Writing Tips

I got a warning from the Blog Police today, reminding me that every writer's website needs a bunch of writing tips on it. Well, speaking as someone whose writing sales are in the tens of dollars, I have to say that they are right. It is my clear duty to impart my great experience to you, the little people. Bask, then, in the light of my wisdom:

  • Pick a genre. Don't pick mine, because it's full up. There's no more seats left, and so I'm hanging onto the strap, wedged in between a girl with her headphones turned up to eleven and this old sweaty guy who just keeps mumbling about Nixon, you get me? Maybe try Westerns. I think they still have some seating.
  • Use letters. Yes, even if your story is set in ancient Egypt, hieroglyphs will not do.
  • Remember that Harry Potter book? That was pretty good. Maybe you should try something like that?
  • Send your manuscript to your boss. If what you have written is so good that you can afford to give up your day job, he or she will let you know in a congratulatory termination email.
  • When writing science fiction, remember that the boiling point of ruthenium is 4150 degrees, not 4250 degrees. So many novice SF writers get this wrong!
  • Set aside some time every day for writing. If you can't do that, then set some time aside for macramé. It's fun, and it's practical!
  • If you're writing erotica, make sure no one is nearby while you're working. You don't want people to hear you giggling every time you write the word 'panties'… tee hee hee! Tee hee! I'm sorry, I… panties! Tee hee
  • Knickers! Ah ha!
  • Sometimes a market will try to tell you how long your story should be. Understand, these are just suggestions. If they say '3000 words, max' then they probably won't mind receiving the first volume of your fantasy epic.
  • If they say '3000 max, no exceptions', you can probably get away with 60, 000 or so words.
  • And if they say '3000 words max -- on our mother's lives, we will shred any story with 3001 words or more, try it and see if we don't', then maybe you should try to cut your story down to novelette length.
  • If you can't think of something to write, try writing a story about someone who can't think of anything to write. I bet no one's thought of that one!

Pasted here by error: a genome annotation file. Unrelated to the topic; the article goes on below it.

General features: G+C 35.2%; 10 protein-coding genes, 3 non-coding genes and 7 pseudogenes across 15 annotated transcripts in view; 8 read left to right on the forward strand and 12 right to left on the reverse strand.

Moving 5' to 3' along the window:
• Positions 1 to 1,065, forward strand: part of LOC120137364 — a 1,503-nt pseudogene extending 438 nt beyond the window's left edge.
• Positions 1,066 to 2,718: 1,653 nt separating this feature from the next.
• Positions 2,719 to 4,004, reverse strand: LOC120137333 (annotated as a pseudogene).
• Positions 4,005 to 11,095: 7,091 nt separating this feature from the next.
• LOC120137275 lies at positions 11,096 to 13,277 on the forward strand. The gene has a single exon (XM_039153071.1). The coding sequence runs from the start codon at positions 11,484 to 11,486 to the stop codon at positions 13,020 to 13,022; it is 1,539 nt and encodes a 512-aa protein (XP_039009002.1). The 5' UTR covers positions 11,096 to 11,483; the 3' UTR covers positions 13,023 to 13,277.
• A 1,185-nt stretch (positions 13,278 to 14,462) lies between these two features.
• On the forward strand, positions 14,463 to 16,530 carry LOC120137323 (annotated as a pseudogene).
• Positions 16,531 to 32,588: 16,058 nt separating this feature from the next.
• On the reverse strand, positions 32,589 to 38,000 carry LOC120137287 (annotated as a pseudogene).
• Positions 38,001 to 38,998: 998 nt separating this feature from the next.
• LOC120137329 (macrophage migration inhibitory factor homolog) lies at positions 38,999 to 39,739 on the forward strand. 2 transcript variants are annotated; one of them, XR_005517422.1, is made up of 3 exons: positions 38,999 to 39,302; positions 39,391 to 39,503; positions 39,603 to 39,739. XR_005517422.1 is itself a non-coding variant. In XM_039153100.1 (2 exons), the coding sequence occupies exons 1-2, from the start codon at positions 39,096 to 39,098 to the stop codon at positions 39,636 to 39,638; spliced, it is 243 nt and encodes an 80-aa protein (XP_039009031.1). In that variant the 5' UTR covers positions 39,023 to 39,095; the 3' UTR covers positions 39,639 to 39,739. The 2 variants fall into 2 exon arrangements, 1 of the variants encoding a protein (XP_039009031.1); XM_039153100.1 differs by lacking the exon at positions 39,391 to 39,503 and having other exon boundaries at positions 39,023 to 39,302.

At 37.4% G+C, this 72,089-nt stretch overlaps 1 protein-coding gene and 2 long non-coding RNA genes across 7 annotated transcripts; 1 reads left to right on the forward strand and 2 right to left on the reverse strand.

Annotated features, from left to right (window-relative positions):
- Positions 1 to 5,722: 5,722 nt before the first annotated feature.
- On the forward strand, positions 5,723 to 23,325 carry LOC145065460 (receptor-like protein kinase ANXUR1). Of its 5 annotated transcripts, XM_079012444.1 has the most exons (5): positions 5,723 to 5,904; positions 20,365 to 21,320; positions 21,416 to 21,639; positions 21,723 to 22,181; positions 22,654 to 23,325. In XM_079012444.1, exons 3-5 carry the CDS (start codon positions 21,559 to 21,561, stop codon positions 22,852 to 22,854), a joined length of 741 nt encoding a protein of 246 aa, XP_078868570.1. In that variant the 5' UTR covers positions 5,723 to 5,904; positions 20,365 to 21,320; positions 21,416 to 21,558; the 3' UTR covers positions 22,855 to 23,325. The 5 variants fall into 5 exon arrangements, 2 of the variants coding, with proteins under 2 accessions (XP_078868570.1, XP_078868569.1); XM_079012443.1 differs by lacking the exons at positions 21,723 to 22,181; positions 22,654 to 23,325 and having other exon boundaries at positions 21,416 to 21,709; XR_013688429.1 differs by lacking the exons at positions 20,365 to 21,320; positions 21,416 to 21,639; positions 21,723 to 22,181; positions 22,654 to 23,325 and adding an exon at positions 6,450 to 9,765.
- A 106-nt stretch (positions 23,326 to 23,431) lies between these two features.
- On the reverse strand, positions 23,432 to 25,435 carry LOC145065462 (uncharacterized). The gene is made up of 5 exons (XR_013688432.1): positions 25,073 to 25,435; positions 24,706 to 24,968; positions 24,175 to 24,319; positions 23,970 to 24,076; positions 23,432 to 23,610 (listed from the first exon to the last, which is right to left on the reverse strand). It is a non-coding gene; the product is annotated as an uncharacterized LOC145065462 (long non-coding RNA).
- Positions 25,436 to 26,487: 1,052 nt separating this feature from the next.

• When writing detective fiction, you have to decide whether you're writing 'hardboiled' stories about tough-guy gumshoes, 'softboiled' stories about old ladies who solve mysteries in their copious spare time or 'scrambled' stories in which the detective has no clear aim or goal. A newer subgenre is 'make your own omelette bar' stories in which the culprit usually turns out to be a piece of bacon or some finely chopped spring onion.
  • Think to yourself: What political/religious/philosophical view do I most oppose? Once you've figured that out, you should be able to create an exciting stable of obnoxious one-dimensional strawpeople to pad out your stories.
  • There are probably a whole bunch of writers who write stories of a completely different style or genre to your own – or even worse, a slightly different style and genre. These authors must be attacked mercilessly, lest they continue in their folly.
  • When writing historical fiction, remember that the only difference between modern people and people in the past, is that they all had sweet clothes and talked real posh.
  • Make sure you are seated in a comfortable position at your writing desk. Feet should be slightly apart, the seat of your chair positioned so that your legs are bent at a right angle at the knee. Your computer screen should be positioned so that you are looking down at it at 15 degree angle from a distance of about 50 cm. Arms should be relaxed and elbow should slightly bent. Now chew on the end of a pencil as you stare out the window for an hour.
  • When writing fantasy, remember: elves!
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